How I Learned to Stop Worrying and Embrace Wigan

Sean ColeContributor IApril 3, 2013

WIGAN, ENGLAND - JANUARY 05:  A Wigan Athletic fan dressed as a banana shows his support during the Budweiser FA Cup Third Round match between Wigan Athletic and AFC Bournemouth at DW Stadium on January 5, 2013 in Wigan, England.  (Photo by Alex Livesey/Getty Images)
Alex Livesey/Getty Images

Although it's their eighth successive season in the top flight, Wigan's presence amongst the gilded elite is still regarded as something of an aberration. Perennial underdogs and great escape artists usually engender goodwill from the neutrals but the response to Roberto Martinez's side tends towards the hostile.

As a hotbed of Rugby League the town is seen as apathetic towards its football team. An average crowd of 18,997 so far this season is certainly low, ahead of only QPR, whose ground is significantly smaller than Wigan's. That they should prosper while traditional powerhouses like Leeds United, Derby County and Sheffield Wednesday continue to struggle is unforgivable in the eyes of some.


This preference for time-honoured hierarchy over eager, young upstarts is sad, if hardly surprising. Football seeks comfort in old truisms and Wigan have reveled in upsetting those odds. Formed in 1932, they lack the mythology associated with the big clubs they have routinely biffed since their arrival in the Premier League.


Their rapid ascent through the divisions has been funded by publicity-hungry local-boy-done-good Dave Whelan. His endless mugging for the media and decision to rename Wigan's ground the DW stadium is an understandable source of irritation, that he keeps them punching well above their weight rather less so.


Compared to the extravagant spending of Chelsea and Manchester City in particular, Whelan is a quaintly small-time sugar daddy. A flinty businessman investing in his team, it's an almost outdated concept in this age of grasping commercialism and global oligarchy. Accusations that their success is undeserved are made regardless.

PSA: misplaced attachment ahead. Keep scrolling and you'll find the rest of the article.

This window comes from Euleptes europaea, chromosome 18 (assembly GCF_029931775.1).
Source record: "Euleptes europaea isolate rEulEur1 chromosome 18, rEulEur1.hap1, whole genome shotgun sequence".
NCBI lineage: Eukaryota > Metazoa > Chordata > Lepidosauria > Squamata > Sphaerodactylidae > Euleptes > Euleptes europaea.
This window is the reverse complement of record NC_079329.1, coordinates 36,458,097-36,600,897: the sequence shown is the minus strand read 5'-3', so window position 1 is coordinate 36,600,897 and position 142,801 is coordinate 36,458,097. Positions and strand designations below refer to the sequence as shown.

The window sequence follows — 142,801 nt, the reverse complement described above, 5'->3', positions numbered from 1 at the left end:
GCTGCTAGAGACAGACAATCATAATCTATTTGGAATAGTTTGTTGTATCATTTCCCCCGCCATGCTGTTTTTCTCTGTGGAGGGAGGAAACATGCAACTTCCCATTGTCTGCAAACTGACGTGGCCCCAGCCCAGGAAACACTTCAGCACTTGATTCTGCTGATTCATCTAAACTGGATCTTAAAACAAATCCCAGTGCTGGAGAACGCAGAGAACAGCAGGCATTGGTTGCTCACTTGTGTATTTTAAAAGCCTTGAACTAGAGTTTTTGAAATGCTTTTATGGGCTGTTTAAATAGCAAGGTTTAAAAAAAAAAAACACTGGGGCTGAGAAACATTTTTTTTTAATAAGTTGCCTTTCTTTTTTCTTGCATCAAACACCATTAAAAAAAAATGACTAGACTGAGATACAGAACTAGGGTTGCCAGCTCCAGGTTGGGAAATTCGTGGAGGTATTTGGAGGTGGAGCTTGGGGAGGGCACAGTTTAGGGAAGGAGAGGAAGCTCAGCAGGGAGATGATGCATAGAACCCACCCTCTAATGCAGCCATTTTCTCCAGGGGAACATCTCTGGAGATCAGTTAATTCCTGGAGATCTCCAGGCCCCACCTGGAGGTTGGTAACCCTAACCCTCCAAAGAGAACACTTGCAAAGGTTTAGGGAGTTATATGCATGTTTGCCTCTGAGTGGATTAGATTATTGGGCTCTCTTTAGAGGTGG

The accounts show that Wigan continue to make a loss, like virtually everyone else. Yet they get by on one of the lowest wage budgets in the division, condemning more wasteful clubs to relegation each season. Their policy of buying young players from less fashionable leagues, giving them experience before selling on at a profit is admirable and effective.


Leighton Baines, Pascal Chimbonda, Antonio Valencia, Wilson Palacios and Victor Moses are just some to come through this system. It's an impressive list, demonstrating more considered scouting than many much better established teams. Working to a budget clearly has its advantages and it wouldn't be a surprise to see James McCarthy, Arouna Kone or Maynor Figueroa go for sizeable fees in the future.


Under Martinez, Wigan have also developed a reputation for attractive football, playing with three at the back and taking risks in possession. Where caution is the watchword for many under-resourced sides, this is a refreshing approach. It has been overplayed on occasion but is nevertheless another reason that they deserve a little more respect.


Having leapt out of the bottom three after Saturday's win over Norwich, and with a first ever FA Cup semifinal on the horizon, Wigan look set to keep more historically significant clubs in the shadows a while longer. Perhaps it's time we stopped regarding them as outsiders, a one-off novelty soon to return to their 'rightful' place.